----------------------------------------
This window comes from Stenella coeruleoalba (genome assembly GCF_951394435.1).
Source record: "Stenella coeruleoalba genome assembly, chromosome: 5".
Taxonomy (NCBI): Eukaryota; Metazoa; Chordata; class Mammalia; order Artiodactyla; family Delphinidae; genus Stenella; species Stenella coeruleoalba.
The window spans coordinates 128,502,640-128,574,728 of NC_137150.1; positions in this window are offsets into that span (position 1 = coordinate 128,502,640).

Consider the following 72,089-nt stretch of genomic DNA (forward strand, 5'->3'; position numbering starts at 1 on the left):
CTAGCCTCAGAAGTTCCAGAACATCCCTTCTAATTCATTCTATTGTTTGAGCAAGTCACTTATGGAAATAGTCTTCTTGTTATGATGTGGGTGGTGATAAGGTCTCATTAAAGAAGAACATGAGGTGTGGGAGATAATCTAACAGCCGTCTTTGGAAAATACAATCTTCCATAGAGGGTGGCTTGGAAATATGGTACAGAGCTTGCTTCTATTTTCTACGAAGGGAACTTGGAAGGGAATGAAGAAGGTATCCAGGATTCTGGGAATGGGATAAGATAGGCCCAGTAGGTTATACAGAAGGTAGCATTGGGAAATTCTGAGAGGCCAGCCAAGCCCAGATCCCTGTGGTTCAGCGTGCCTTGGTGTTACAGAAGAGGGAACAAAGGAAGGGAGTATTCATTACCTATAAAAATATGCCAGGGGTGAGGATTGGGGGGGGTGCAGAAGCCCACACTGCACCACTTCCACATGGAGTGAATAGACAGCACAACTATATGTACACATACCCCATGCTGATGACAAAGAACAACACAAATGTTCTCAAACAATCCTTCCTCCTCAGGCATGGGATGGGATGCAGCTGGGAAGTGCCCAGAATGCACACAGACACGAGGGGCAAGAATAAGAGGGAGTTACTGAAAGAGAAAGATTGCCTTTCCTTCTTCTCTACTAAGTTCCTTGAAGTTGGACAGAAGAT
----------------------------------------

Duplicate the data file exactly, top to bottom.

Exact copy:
This window comes from Stenella coeruleoalba (genome assembly GCF_951394435.1).
Source record: "Stenella coeruleoalba genome assembly, chromosome: 5".
Taxonomy (NCBI): Eukaryota; Metazoa; Chordata; class Mammalia; order Artiodactyla; family Delphinidae; genus Stenella; species Stenella coeruleoalba.
The window spans coordinates 128,502,640-128,574,728 of NC_137150.1; positions in this window are offsets into that span (position 1 = coordinate 128,502,640).

Consider the following 72,089-nt stretch of genomic DNA (forward strand, 5'->3'; position numbering starts at 1 on the left):
CTAGCCTCAGAAGTTCCAGAACATCCCTTCTAATTCATTCTATTGTTTGAGCAAGTCACTTATGGAAATAGTCTTCTTGTTATGATGTGGGTGGTGATAAGGTCTCATTAAAGAAGAACATGAGGTGTGGGAGATAATCTAACAGCCGTCTTTGGAAAATACAATCTTCCATAGAGGGTGGCTTGGAAATATGGTACAGAGCTTGCTTCTATTTTCTACGAAGGGAACTTGGAAGGGAATGAAGAAGGTATCCAGGATTCTGGGAATGGGATAAGATAGGCCCAGTAGGTTATACAGAAGGTAGCATTGGGAAATTCTGAGAGGCCAGCCAAGCCCAGATCCCTGTGGTTCAGCGTGCCTTGGTGTTACAGAAGAGGGAACAAAGGAAGGGAGTATTCATTACCTATAAAAATATGCCAGGGGTGAGGATTGGGGGGGGTGCAGAAGCCCACACTGCACCACTTCCACATGGAGTGAATAGACAGCACAACTATATGTACACATACCCCATGCTGATGACAAAGAACAACACAAATGTTCTCAAACAATCCTTCCTCCTCAGGCATGGGATGGGATGCAGCTGGGAAGTGCCCAGAATGCACACAGACACGAGGGGCAAGAATAAGAGGGAGTTACTGAAAGAGAAAGATTGCCTTTCCTTCTTCTCTACTAAGTTCCTTGAAGTTGGACAGAAGAT